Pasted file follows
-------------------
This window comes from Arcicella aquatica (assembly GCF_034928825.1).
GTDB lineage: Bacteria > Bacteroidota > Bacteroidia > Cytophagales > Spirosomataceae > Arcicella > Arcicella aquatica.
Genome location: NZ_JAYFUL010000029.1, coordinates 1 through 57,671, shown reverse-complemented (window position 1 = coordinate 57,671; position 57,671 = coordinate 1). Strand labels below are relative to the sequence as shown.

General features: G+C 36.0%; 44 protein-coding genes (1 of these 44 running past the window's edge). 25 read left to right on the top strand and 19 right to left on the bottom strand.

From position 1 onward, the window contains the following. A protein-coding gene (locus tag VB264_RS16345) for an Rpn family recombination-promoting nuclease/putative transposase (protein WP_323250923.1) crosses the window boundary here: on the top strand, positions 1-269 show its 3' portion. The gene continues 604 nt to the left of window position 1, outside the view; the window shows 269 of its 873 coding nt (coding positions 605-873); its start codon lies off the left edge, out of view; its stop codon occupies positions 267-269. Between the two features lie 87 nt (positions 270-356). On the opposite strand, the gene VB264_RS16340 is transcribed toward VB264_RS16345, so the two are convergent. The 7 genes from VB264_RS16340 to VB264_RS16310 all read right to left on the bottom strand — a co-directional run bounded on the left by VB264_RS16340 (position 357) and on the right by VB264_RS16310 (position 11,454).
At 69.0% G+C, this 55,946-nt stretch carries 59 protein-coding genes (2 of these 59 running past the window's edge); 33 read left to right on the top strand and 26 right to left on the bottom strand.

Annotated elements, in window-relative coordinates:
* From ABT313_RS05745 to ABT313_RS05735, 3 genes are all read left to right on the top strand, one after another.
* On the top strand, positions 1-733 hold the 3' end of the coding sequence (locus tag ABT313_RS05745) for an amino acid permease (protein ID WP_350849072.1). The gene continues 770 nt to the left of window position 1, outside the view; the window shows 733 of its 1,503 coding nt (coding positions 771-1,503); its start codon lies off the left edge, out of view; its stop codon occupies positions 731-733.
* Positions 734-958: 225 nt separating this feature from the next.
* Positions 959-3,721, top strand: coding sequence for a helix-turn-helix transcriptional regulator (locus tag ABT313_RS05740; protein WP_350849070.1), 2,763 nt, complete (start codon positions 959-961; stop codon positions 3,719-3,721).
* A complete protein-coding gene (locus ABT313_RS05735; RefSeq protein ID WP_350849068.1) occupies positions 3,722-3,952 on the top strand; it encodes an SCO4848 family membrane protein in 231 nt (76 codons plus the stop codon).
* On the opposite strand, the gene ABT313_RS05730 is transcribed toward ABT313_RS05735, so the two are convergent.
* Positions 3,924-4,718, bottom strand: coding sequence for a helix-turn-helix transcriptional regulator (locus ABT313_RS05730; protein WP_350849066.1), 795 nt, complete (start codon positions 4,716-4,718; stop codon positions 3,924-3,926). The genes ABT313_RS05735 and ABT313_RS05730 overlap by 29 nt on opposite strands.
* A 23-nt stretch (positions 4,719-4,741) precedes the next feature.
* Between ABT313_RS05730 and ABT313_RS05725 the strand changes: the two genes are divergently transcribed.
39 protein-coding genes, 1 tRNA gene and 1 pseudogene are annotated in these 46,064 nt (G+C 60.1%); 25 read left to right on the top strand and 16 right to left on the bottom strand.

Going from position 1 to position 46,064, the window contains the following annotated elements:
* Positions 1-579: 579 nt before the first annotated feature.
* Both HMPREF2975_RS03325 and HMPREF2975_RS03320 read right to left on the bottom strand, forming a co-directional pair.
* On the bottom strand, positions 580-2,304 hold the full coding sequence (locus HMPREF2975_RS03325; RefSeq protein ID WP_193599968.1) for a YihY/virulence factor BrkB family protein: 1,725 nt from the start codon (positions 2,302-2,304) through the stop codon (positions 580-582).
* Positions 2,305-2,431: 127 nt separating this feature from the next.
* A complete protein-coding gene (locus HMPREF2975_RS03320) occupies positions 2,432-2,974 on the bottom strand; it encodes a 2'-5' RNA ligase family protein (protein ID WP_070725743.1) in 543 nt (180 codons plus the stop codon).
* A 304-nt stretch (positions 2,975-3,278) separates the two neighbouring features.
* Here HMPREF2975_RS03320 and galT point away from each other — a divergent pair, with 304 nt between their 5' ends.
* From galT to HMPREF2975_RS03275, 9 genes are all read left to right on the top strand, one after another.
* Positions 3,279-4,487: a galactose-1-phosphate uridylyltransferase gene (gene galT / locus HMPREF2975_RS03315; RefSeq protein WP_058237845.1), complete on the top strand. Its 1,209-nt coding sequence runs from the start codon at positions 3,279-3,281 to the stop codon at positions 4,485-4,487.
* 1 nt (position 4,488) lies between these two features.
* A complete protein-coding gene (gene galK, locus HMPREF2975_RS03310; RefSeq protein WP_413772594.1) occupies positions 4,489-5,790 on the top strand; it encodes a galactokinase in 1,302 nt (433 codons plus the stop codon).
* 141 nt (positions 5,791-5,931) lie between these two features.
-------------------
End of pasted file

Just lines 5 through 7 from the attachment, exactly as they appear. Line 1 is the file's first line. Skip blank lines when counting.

From position 1 onward, the window contains the following. A protein-coding gene (locus tag VB264_RS16345) for an Rpn family recombination-promoting nuclease/putative transposase (protein WP_323250923.1) crosses the window boundary here: on the top strand, positions 1-269 show its 3' portion. The gene continues 604 nt to the left of window position 1, outside the view; the window shows 269 of its 873 coding nt (coding positions 605-873); its start codon lies off the left edge, out of view; its stop codon occupies positions 267-269. Between the two features lie 87 nt (positions 270-356). On the opposite strand, the gene VB264_RS16340 is transcribed toward VB264_RS16345, so the two are convergent. The 7 genes from VB264_RS16340 to VB264_RS16310 all read right to left on the bottom strand — a co-directional run bounded on the left by VB264_RS16340 (position 357) and on the right by VB264_RS16310 (position 11,454).
At 69.0% G+C, this 55,946-nt stretch carries 59 protein-coding genes (2 of these 59 running past the window's edge); 33 read left to right on the top strand and 26 right to left on the bottom strand.

Annotated elements, in window-relative coordinates: